I want to make a on/off signal with only a push button, actually its for my WiiMote but I don't think that that makes a difference. I want a led to turn it on and off.

I was thinking about a counter in Python, state 1 is signal ON and state 2 is reset to 0 (0 would be OFF). I have seen other posts about this and tried them, but none of them work:(

This is what I tried.

while True:
  if (GPIO.input(11) == 1):
    if (status == 0):
      GPIO.output(22, 0)
      status = 1

    if (status == 1):
      GPIO.output(22, 1)
      status = 0


import RPi.GPIO as GPIO


GPIO.setup(22, GPIO.OUT) # LED
GPIO.setup(11, GPIO.IN) # Button

def toggleLEDcallback(channel):
    if (GPIO.input(22) == True):
        GPIO.output(22, False)
        GPIO.output(22, True)

while True:
    # do some other stuff

I tried also with 2 transistors but that didn't work either. Any other hardware Solutions?

I hope one of you would like to help me building my robot!!

Below I paste a photo of my robot, for in case you where wondering how it looks like;)


  • Basically this is not possible (without external hardware). What exactly have you tried, and what are you trying to achieve?
    – Milliways
    Commented Sep 30, 2015 at 23:45
  • @Milliways I dont know the exact code but it begins with State = 0 If (input) =1: If State == 1: State = 0 Elif state == 0: State = 1 I tried also with 2 transistors but that didnt work either. Any other hardware Solutions?
    – Rutger S
    Commented Oct 1, 2015 at 6:31
  • You still haven't explained WHAT you are trying to do. Do you want to shut the Pi down or turn power off? If you want to shut down and restart this can be done with 2 buttons. If you want to turn off power this requires hardware, and depends on how you are powering the Pi. There are actually dozens (if not hundreds) on post on this site discussing this in more detail.
    – Milliways
    Commented Oct 1, 2015 at 7:27
  • @Milliways I want to turn a led on and off. I cant find any other posts.
    – Rutger S
    Commented Oct 1, 2015 at 8:07
  • Your question is quite misleading. This is (almost) the most basic Pi project. Almost every introductory tutorial describes how to do these things. I suggest you get one of the basic intros. First try to write code to turn a LED on and off then try reading an input. If you don't know what code you have written how do you expect us to help.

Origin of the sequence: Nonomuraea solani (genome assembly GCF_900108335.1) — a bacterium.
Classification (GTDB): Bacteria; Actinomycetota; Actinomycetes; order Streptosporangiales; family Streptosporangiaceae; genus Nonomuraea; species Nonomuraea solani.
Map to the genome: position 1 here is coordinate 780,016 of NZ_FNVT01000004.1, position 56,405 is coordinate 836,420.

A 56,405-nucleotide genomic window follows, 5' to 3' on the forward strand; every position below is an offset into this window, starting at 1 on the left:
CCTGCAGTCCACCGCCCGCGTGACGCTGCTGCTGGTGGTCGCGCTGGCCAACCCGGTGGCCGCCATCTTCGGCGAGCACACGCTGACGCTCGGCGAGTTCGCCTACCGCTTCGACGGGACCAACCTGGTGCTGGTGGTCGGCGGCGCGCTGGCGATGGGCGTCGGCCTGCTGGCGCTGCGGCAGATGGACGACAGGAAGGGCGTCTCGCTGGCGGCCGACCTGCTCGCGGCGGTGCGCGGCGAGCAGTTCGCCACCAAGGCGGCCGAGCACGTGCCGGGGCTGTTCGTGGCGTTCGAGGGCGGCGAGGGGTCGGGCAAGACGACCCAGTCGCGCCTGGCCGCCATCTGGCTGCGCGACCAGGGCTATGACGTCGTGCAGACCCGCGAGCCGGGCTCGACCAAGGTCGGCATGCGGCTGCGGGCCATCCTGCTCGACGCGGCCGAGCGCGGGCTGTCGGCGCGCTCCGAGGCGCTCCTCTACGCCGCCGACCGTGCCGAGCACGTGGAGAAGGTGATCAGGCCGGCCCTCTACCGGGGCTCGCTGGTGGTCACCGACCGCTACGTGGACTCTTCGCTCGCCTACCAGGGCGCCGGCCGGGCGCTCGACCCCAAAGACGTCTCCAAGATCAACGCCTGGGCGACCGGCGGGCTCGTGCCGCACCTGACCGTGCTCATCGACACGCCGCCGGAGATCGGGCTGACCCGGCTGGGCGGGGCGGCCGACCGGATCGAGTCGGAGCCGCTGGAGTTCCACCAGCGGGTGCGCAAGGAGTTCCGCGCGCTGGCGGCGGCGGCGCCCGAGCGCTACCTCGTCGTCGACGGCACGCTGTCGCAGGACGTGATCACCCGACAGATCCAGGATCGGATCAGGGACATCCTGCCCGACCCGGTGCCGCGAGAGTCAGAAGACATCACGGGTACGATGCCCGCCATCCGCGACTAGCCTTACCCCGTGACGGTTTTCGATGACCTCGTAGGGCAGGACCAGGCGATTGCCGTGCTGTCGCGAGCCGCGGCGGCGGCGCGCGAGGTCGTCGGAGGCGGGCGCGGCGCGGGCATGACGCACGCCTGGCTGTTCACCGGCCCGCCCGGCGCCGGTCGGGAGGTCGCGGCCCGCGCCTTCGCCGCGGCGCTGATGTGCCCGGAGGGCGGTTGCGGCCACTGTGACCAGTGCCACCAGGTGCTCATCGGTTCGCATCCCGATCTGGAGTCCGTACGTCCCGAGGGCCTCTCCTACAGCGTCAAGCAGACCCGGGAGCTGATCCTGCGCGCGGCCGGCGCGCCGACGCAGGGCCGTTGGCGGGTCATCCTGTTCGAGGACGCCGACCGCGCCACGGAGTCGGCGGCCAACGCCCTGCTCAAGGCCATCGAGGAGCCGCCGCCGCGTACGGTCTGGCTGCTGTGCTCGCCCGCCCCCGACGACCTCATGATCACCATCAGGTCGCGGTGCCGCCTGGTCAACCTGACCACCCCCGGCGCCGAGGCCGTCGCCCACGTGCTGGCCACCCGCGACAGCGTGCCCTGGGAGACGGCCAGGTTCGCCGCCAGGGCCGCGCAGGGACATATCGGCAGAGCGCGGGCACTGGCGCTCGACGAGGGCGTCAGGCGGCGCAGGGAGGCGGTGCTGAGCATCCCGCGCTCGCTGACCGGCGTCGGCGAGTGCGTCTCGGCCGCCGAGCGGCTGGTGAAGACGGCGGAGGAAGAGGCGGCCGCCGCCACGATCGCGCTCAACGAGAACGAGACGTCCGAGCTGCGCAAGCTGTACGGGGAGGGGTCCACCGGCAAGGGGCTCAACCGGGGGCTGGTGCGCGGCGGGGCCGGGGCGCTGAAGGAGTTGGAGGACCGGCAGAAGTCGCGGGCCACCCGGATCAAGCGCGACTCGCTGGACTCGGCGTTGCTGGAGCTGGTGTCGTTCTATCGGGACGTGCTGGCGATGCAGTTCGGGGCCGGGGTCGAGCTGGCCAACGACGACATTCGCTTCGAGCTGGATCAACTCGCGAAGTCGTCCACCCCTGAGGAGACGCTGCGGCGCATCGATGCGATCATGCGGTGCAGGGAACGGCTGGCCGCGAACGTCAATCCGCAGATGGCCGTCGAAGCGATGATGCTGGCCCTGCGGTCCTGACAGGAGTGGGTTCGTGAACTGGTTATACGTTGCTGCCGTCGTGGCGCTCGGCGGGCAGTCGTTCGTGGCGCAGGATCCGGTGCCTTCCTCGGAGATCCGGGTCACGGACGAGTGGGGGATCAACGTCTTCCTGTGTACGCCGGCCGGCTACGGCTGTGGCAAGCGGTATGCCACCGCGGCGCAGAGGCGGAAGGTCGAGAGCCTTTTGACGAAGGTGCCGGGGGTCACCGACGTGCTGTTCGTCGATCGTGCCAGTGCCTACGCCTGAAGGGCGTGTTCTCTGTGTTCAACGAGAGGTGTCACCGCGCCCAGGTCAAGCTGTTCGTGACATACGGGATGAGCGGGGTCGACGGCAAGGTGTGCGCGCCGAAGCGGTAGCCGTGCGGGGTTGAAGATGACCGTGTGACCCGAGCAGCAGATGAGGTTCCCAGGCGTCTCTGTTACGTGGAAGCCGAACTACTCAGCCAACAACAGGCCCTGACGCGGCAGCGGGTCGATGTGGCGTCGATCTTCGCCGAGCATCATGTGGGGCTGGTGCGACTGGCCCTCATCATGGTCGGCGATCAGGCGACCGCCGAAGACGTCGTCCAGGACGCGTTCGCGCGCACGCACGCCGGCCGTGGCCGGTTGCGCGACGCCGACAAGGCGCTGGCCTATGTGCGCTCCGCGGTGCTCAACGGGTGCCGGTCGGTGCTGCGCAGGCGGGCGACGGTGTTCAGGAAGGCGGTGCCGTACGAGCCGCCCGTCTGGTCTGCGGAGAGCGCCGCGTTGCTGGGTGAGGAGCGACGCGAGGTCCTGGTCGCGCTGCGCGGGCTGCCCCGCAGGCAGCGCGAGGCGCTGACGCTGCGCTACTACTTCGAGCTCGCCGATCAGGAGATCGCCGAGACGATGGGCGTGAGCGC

– Milliways
    Commented Oct 1, 2015 at 9:52

2 Answers 2


If I press that button, the led is going ON. If I release that button, it stays on. But if I press it again, it will go off.

That's what I would expect looking at your first example:

if (GPIO.input(11) == 1):

That condition is based on the GPIO's state being 1; there is no corresponding condition for when it is 0. So that code will only respond to that -- if 1 means the button is depressed (button circuits can done either way), then this code only responds to when the button is pressed down, not when it is released.

You then toggle based on the last change you made to (what I presume is) an internal variable, state. Everytime you press the button, this will alternate. But releasing the button does nothing.

  • 1
    This kind of programming is usually called finite state machine or more usually used state machine. It would be worth reading this article en.wikipedia.org/wiki/Finite-state_machine
    – Luis Diaz
    Commented Sep 28, 2017 at 6:03
  • 1
    Correct, or for short short FSM.
    – goldilocks
    Commented Sep 29, 2017 at 23:54
import RPi.GPIO as GPIO
import time


GPIO.setup(23, GPIO.IN, pull_up_down=GPIO.PUD_UP)#Button to GPIO23
GPIO.setup(24, GPIO.OUT)  #LED to GPIO24

    times = 0
    debounce = 0.4
    state = True
    previous = False
    while True:
         reading = GPIO.input(23)
         if reading == False and previous == False and time.time()-times > debounce:
             if state == True:    
                 state = False
                 state = True
             times = time.time()
         GPIO.output(24, state)
         previous = reading

             #print (button_state)
  • 1
    How does this answer the question? You did not even comment your code to help the OP understand how or if this is supposed to work. Commented Nov 27, 2018 at 5:05
  • It sures answers the first question on the very top. That's it.
    – Lalo Quera
    Commented Nov 28, 2018 at 9:01

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